Very first flight impressions with an Ultra Light Flying Boat designed for the deregulated category UL120

The stainless steel chassis, welded to the highest standards, has a simple and linear shape; the Polini Thor 250 engine has all the needed power.

Italian idea and staff, Italian engine, French hull and wing, Spanish production plant, all in the Canary Islands: an European mixture with an Italian heart that despite the name, it has nothing to do with the Polaris Motor of Gubbio, now closed for years, with which there have, however, been contacts. The company is located in Tenerife and it’s led by Fabrizio Paolocci, a Roman pilot who switched with ease from the Pitts Special to the motorized hang glider. The main idea was to resume and improve the legendary flying boat production conceived by Doi Malingri and sold worldwide in several hundreds of units. The top product is the classic two-seat FIB with the Rotax 582, both purely water based and amphibious aircrafts versions (the latter with significant improvements for both the back axle gasket seals and the electric drive system). But what we are actually interested in it’s the “newcomer”: the FIB UL120 minimal flight New Polaris 2020 FIB UL120. Very first flight impressions with an Ultra Light Flying Boat designed for the deregulated category UL120. Made for the deregulated minimal category and presented at the VFR & FUN in Pavullo.

The spark was born from the availability of good power single-cylinder engines and furthermore of very compact and extremely light hulls. As a consequence and despite the big wing La Mouette 19, the whole weighs only 114 kg when it’s empty.

Flawless build quality

We enjoyed the build quality of the welded AISI steel frame. Despite being a prototype, it is clearly superior to what we are used to see around. And the reason is obvious: the technical part of the company was started and guided by Franco “Frankavio” Petrucci, a true wizard of aeronautical construction and maintenance. Seeing persistent and spotless weld seams is good for your soul. And the soul of this minimal single-seat is exactly the hull: a small inflatable boat with a rigid keel that is very light thanks to the aluminum hull and that provides excellent protection from splashes thanks to the quite high tubulars. The used engine is the single cylinder liquid cooled Polini Thor 250. The wing is the flawless La Mouette 19, which is able to carry much more havier loads. Otherwise, all runs normally, with great simplicity and only one curious remark: the nautical helm is obviously retractable and controlled by a rope on the frame, but the rudder just as the one on an airplane: right pedal to go right, left pedal to go left. Of course, the “Delta” version is available too and it simply has got crossed cables.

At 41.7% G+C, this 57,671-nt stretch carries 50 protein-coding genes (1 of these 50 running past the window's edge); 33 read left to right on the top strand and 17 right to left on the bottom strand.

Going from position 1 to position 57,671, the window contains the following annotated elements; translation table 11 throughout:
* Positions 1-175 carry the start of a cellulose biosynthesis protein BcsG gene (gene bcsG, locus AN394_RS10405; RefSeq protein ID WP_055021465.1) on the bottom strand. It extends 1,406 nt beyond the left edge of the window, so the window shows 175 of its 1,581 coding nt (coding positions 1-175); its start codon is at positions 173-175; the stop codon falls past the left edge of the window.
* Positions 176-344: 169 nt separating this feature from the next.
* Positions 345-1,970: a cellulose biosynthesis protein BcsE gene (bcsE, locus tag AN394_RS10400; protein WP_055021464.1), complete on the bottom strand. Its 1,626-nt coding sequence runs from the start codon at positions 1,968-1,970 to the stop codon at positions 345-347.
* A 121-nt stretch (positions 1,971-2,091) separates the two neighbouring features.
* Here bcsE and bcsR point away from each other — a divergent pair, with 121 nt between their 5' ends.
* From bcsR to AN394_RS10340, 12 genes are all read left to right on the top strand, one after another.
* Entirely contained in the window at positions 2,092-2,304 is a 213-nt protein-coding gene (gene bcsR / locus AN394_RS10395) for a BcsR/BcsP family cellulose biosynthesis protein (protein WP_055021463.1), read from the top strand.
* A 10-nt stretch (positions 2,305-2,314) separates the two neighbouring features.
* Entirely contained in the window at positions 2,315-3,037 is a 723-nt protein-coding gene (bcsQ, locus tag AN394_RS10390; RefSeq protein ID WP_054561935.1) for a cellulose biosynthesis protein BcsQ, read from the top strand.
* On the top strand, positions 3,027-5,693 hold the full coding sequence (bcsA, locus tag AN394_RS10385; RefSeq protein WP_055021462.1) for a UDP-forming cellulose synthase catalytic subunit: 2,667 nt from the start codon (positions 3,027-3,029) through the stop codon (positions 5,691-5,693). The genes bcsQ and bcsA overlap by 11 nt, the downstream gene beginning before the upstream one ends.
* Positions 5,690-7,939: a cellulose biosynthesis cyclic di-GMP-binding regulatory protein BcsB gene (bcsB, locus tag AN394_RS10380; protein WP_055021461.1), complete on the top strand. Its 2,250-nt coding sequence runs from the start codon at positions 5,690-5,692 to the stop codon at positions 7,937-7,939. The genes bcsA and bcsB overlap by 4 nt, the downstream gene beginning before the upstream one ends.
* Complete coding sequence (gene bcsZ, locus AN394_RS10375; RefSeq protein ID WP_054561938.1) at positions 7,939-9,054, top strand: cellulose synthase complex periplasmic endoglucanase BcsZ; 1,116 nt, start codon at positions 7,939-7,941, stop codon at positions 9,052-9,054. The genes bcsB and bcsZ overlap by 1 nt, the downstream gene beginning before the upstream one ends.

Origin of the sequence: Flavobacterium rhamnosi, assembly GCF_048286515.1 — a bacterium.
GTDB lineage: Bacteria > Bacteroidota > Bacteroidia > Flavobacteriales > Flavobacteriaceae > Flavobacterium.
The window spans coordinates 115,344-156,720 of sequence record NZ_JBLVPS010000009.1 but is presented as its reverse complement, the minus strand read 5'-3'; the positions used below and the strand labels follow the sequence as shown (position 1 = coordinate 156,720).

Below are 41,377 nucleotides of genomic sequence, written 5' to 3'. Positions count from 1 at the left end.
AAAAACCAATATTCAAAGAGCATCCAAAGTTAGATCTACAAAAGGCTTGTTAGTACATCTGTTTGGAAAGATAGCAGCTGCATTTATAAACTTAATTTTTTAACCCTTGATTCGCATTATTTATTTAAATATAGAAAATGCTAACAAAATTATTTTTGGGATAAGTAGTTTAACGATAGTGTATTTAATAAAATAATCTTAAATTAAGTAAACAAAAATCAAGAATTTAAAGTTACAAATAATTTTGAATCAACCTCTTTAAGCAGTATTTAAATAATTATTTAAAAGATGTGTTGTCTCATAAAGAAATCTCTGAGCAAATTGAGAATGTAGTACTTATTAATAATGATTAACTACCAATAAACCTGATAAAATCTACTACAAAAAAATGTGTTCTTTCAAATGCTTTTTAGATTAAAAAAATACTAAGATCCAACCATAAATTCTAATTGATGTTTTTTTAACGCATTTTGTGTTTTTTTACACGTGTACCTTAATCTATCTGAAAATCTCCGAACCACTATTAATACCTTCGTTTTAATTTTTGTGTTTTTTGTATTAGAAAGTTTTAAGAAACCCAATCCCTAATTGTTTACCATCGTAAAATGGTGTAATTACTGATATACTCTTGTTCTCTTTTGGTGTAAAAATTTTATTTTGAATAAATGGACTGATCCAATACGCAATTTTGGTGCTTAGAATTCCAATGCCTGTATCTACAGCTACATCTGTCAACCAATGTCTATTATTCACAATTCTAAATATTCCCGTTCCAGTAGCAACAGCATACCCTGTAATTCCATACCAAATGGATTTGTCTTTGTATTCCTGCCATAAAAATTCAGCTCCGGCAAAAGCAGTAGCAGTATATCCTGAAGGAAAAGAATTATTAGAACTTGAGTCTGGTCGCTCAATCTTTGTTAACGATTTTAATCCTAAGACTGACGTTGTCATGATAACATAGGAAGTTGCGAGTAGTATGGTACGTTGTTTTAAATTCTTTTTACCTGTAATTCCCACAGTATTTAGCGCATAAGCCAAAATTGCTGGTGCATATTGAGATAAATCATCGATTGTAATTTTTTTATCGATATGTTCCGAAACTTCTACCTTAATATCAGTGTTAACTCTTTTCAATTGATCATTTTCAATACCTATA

During the quick taxiing tests the proper trim position when gliding is flawless.
During the flight the wings appear to be soft and comfortable, but a a little slow, so they result perfect for heavy pilots.

During flight

The flotation and directionality tests without wings have highlighted the excellent stability of the hull that goes quickly into gliding and keeps an impeccable set attitude. With the wings on, very little changes, except that the stationary set attitude and at a low speed is slightly starboard down. There are side safety ropes for floating, and a hand throttle in addition to the gas pedal. The wing has a slightly lower trapeze than the seat, but all in all, it is comfortable. The three-blade propeller has armored leading edges and it’s at a proper distance from the keel even at its maximum opening. It seems obvious but you should know that a pseudo instructor / builder of FIB had to break two propellers before finding it out… After the general inspection and the pre-flight tests, we start the FIB and float, all with good directionality despite the inertia (which requires increasing the revs to turn tight) and excellent stability. The points that we appreciated the most (given the really small size of the hull) were that there was no pitching in the electrical transients and there was a rapid glide entry speeding up the engine, due to the exuberant boost of the Polini. To take off it is necessary though to lightly pull the bar in speed, in order to lower a bit the bow of the boat and glide harmonically. It’s then a matter of a couple of seconds and opening the bar makes the boat to take off immediately; it takes about 60 meters of running in the water with no wind. The climb rate is very good, about 3 m / s and there is no twisting effect after the take-off. In flight, the wing turns out to be very soft despite its size and low wing loading. It’s also soft when going into a turn and even in roll inversions.

A real pleasure, in our opinion! But with an actual performance (cruising around 50 km / h) that is affected by the wing’s size and surface, which we believe are perfect for heavy pilots (over 90 kg). A 16 meter wing (obviously with cables) would be better in our opinion since it is an option already adopted by others. Obviously, since this is the prototype, there are some minor adjustments to be done (including the adoption of a small rear bulkhead to protect the propeller from splashes in fast floating). These adjustments will be soon verified with an intense test session that will be done right here in Italy, but the FIB flies already very well. And what about the water landing? It’s very easy: push the gas at 40% and the big wing will lead you stable and safe to the contact with water, that is barely perceived and at ridiculous speed, without hard braking or directional instability. The “Little One” in the water is even more stable than the classic two-seats FIB.

The FIB UL120 touches the water surface at low speed and stops itself in very few meters; the stability during floating is excellent even when the speed is reduced.
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